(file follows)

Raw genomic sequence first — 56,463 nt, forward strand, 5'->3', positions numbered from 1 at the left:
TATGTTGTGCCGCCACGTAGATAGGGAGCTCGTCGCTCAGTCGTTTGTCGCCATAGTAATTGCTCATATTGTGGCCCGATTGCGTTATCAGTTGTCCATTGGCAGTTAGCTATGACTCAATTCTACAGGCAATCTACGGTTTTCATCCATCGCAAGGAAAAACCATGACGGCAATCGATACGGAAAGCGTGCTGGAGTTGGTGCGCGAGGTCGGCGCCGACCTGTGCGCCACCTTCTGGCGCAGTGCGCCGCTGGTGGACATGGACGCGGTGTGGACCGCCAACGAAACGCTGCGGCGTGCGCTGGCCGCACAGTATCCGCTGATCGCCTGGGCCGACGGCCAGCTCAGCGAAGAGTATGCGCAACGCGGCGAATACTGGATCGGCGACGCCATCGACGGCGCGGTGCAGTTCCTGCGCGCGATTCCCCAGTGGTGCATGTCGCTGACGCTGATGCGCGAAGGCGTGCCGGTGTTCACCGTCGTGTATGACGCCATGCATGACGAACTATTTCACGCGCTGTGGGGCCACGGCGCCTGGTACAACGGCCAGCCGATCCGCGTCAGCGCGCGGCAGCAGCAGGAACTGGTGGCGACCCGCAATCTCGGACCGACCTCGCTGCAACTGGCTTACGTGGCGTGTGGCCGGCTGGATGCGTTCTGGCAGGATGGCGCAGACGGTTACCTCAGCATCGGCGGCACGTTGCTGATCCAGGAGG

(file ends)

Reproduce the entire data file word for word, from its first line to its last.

Raw genomic sequence first — 56,463 nt, forward strand, 5'->3', positions numbered from 1 at the left:
TATGTTGTGCCGCCACGTAGATAGGGAGCTCGTCGCTCAGTCGTTTGTCGCCATAGTAATTGCTCATATTGTGGCCCGATTGCGTTATCAGTTGTCCATTGGCAGTTAGCTATGACTCAATTCTACAGGCAATCTACGGTTTTCATCCATCGCAAGGAAAAACCATGACGGCAATCGATACGGAAAGCGTGCTGGAGTTGGTGCGCGAGGTCGGCGCCGACCTGTGCGCCACCTTCTGGCGCAGTGCGCCGCTGGTGGACATGGACGCGGTGTGGACCGCCAACGAAACGCTGCGGCGTGCGCTGGCCGCACAGTATCCGCTGATCGCCTGGGCCGACGGCCAGCTCAGCGAAGAGTATGCGCAACGCGGCGAATACTGGATCGGCGACGCCATCGACGGCGCGGTGCAGTTCCTGCGCGCGATTCCCCAGTGGTGCATGTCGCTGACGCTGATGCGCGAAGGCGTGCCGGTGTTCACCGTCGTGTATGACGCCATGCATGACGAACTATTTCACGCGCTGTGGGGCCACGGCGCCTGGTACAACGGCCAGCCGATCCGCGTCAGCGCGCGGCAGCAGCAGGAACTGGTGGCGACCCGCAATCTCGGACCGACCTCGCTGCAACTGGCTTACGTGGCGTGTGGCCGGCTGGATGCGTTCTGGCAGGATGGCGCAGACGGTTACCTCAGCATCGGCGGCACGTTGCTGATCCAGGAGG